Active Vs. Passive Voice

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Transcript Active Vs. Passive Voice

ACTIVE VS. PASSIVE VOICE
English 1 Level 2
WHAT IS PASSIVE VOICE?

In sentences written in passive voice, the subject receives the
action expressed in the verb; the subject is acted upon. The
agent performing the action may appear in a "by the . . ."
phrase or may be omitted.
(agent performing action has been omitted.)
WHAT IS ACTIVE VOICE?


In sentences written in active voice, the subject performs the action expressed in the
verb; the subject acts.
In each example below, the subject of the sentence performs the action expressed in
the verb.
ACTIVE VS. PASSIVE VOICE



Active voice is preferable to passive for the majority of your sentences.
Overuse of passive voice or use of passive voice in long and complicated
sentences can cause readers to lose interest or to become confused.
Sentences in active voice are generally--though not always-- clearer and
more direct.
Passive (indirect)
Active (direct)
ACTIVE VS. PASSIVE VOICE

Sentences in active voice are also more _____________
than those in passive voice because fewer words are required to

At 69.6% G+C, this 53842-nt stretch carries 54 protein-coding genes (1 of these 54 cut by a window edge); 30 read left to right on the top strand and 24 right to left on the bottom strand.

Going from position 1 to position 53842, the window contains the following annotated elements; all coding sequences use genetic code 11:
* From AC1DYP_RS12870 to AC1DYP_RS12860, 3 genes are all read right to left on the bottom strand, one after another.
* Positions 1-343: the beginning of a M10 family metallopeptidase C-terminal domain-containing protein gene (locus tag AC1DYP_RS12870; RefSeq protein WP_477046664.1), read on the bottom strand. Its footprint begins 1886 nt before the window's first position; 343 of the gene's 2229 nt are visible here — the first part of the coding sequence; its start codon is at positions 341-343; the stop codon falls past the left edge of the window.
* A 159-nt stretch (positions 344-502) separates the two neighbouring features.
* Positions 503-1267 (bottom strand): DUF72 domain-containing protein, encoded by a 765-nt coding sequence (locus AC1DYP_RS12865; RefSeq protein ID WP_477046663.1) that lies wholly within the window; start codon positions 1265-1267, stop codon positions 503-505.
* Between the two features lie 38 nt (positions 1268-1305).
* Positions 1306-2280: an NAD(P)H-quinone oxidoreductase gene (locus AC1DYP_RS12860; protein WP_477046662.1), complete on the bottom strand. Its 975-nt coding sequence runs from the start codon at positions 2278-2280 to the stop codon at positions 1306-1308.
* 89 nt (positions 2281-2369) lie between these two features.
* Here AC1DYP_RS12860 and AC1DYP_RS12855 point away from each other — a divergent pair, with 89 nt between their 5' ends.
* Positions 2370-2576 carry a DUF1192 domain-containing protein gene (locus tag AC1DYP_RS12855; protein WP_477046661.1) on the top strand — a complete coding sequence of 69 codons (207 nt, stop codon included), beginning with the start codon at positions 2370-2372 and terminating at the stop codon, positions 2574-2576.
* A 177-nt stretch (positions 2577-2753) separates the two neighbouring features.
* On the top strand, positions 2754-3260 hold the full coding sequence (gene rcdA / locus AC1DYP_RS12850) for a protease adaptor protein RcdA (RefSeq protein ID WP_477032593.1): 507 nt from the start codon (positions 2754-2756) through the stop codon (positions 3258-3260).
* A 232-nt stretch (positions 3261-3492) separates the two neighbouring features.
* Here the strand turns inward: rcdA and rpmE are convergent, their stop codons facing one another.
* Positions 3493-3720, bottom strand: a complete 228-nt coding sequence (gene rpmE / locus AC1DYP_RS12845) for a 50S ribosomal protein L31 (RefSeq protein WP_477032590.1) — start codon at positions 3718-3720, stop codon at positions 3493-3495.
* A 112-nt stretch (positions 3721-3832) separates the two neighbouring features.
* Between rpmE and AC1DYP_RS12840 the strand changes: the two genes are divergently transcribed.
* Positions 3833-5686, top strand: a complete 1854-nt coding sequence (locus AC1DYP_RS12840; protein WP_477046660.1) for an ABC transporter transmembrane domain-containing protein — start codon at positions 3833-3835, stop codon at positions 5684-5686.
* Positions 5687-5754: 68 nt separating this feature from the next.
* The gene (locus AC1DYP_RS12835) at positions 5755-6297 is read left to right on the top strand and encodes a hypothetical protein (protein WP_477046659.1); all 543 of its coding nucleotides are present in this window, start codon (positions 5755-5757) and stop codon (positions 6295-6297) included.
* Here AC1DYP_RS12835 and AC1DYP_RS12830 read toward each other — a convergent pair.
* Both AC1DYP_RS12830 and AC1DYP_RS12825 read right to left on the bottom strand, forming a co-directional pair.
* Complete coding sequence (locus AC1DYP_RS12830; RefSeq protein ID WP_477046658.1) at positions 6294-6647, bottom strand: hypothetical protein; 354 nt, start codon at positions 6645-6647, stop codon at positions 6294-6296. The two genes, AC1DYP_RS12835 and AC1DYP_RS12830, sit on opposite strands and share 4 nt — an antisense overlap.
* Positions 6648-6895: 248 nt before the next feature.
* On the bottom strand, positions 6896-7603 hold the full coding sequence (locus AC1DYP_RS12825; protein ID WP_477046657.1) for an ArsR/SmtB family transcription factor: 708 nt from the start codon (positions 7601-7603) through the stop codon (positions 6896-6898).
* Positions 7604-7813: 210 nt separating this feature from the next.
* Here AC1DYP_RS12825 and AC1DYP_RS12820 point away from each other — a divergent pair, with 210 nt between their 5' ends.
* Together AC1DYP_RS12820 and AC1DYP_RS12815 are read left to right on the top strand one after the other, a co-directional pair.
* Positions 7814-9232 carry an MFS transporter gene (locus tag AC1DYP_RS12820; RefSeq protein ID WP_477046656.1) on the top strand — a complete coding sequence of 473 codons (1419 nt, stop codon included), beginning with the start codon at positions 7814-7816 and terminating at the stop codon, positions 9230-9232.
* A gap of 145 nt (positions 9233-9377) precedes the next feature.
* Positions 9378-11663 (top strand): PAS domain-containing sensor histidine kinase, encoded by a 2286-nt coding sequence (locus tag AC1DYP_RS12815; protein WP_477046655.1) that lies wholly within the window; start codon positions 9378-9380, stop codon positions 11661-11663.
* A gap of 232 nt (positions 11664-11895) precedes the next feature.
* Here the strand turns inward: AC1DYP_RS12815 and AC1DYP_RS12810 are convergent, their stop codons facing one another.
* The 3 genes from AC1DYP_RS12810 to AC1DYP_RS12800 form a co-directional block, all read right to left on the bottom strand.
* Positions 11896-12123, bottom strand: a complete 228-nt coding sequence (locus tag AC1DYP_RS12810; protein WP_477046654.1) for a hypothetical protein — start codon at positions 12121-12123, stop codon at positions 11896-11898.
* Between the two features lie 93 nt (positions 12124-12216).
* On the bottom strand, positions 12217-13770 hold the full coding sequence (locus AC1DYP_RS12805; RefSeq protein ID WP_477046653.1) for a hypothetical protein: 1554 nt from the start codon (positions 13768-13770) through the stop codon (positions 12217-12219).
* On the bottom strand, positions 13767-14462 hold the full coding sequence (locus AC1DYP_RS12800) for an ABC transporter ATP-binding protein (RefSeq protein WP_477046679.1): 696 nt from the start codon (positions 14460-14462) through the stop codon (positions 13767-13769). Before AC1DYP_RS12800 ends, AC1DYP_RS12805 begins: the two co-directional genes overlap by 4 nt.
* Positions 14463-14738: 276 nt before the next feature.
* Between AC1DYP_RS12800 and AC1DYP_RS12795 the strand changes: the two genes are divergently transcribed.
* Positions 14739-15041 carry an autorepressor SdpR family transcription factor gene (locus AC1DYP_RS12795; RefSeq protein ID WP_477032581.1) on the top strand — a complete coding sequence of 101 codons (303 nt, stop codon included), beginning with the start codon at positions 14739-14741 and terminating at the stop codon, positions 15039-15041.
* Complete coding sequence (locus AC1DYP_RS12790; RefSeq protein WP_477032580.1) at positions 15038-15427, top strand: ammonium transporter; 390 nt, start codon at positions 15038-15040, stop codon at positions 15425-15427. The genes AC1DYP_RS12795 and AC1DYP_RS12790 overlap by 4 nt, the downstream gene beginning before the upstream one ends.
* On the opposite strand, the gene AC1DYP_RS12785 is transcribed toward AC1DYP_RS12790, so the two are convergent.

express action in active voice than in passive.
passive (more wordy)
active (more concise)
CHANGING PASSIVE TO ACTIVE
 Find
the agent in a “____________”
phrase, or consider carefully who or what is
performing the action expressed in the verb.
 Make
that agent the subject of the sentence,
and change the verb accordingly. Sometimes
you will need to infer the agent from the
surrounding sentences which provide context.
CHANGING PASSIVE TO ACTIVE
Passive Voice
Agent
agent not
specified; most
likely agents such
as “we”
Changed to Active Voice
PASSIVE VOICE CAN MAKE WRITING CONFUSING!

Avoid dangling modifiers caused by the use of passive voice. A
dangling modifier is a word or phrase that modifies a word not
clearly stated in the sentence.
Dangling modifier with passive voice
To save time, the paper was
written on a computer.
Seeking to lay off workers
without taking the blame,
consultants were hired to
break the bad news.
Revised
REVISION


Swap essays with someone sitting near you, and
read through the essay, focusing on the verb
forms.
Circle any passive voice verbs that you find.
WORK CITED
“Active and Passive Voice.” OWL at Purdue
University. 1995-2004. Purdue University.
21 Feb. 2009 <http://owl.english.purdue.
edu/handouts/grammar/g_actpass.html>.